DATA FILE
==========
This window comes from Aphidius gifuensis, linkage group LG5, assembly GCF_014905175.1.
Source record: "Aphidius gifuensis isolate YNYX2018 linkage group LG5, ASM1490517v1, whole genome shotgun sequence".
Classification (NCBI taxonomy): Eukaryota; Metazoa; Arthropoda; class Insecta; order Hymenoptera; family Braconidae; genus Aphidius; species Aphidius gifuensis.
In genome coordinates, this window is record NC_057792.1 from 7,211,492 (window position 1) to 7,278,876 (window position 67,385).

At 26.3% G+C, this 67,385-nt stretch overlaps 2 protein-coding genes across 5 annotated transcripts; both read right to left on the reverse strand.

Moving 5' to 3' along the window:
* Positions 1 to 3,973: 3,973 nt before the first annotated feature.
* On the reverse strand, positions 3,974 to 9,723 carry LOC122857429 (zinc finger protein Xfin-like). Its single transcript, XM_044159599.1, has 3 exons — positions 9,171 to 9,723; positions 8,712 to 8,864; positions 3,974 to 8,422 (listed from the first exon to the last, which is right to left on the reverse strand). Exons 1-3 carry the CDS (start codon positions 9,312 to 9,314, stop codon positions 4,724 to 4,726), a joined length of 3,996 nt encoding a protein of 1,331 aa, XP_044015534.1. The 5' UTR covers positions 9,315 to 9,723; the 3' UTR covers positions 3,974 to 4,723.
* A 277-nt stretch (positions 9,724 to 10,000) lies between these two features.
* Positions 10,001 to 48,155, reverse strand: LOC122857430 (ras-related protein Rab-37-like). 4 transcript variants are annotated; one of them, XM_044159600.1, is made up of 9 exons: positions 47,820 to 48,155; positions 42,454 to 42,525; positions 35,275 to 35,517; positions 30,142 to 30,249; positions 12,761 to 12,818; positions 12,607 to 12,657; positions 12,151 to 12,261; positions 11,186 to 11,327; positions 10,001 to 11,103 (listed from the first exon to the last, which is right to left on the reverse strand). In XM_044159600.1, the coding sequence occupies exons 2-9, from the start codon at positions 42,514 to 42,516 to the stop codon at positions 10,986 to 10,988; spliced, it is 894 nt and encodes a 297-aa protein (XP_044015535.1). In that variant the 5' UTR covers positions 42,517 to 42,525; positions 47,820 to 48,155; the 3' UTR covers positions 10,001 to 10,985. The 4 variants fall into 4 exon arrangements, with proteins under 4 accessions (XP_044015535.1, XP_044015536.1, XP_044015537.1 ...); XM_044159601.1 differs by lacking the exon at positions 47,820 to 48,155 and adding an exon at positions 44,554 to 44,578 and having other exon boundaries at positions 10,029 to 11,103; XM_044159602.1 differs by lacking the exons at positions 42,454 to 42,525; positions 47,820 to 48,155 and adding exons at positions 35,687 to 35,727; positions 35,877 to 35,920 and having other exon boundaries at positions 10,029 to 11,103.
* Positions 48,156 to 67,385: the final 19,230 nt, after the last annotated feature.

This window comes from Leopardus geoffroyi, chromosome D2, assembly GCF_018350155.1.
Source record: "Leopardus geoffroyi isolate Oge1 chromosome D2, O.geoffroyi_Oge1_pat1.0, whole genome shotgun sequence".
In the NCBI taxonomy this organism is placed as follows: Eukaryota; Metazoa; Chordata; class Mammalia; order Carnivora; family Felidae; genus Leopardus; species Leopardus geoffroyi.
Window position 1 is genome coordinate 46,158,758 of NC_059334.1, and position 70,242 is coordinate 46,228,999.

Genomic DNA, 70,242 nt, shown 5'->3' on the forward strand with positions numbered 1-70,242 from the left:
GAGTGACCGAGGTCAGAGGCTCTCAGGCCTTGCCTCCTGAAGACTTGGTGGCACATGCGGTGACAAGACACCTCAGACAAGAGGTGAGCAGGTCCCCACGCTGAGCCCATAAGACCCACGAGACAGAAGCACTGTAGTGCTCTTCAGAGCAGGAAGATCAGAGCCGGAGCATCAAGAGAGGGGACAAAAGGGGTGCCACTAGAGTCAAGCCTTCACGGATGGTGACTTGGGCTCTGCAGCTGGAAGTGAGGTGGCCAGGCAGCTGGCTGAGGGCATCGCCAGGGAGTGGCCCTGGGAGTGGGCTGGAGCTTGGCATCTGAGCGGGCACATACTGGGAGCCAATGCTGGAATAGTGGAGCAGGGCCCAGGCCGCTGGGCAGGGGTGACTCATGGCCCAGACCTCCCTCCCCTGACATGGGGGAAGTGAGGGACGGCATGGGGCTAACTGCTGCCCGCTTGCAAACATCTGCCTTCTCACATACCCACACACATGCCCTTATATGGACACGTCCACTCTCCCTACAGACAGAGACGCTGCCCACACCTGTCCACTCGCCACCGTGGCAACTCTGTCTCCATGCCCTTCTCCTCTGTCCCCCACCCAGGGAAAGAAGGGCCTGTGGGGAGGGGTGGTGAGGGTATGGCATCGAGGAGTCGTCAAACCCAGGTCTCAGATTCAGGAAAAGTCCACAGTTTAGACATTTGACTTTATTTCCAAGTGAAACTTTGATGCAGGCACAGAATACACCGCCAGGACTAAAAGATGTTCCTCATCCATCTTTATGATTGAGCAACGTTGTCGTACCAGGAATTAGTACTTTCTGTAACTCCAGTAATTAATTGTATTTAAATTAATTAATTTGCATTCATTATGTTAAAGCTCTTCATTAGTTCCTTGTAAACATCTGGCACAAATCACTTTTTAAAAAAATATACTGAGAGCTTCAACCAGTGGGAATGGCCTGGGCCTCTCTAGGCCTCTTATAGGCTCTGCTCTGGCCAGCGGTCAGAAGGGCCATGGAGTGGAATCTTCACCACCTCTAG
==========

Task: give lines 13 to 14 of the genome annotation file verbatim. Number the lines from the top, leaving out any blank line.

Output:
Source record: "Leopardus geoffroyi isolate Oge1 chromosome D2, O.geoffroyi_Oge1_pat1.0, whole genome shotgun sequence".
In the NCBI taxonomy this organism is placed as follows: Eukaryota; Metazoa; Chordata; class Mammalia; order Carnivora; family Felidae; genus Leopardus; species Leopardus geoffroyi.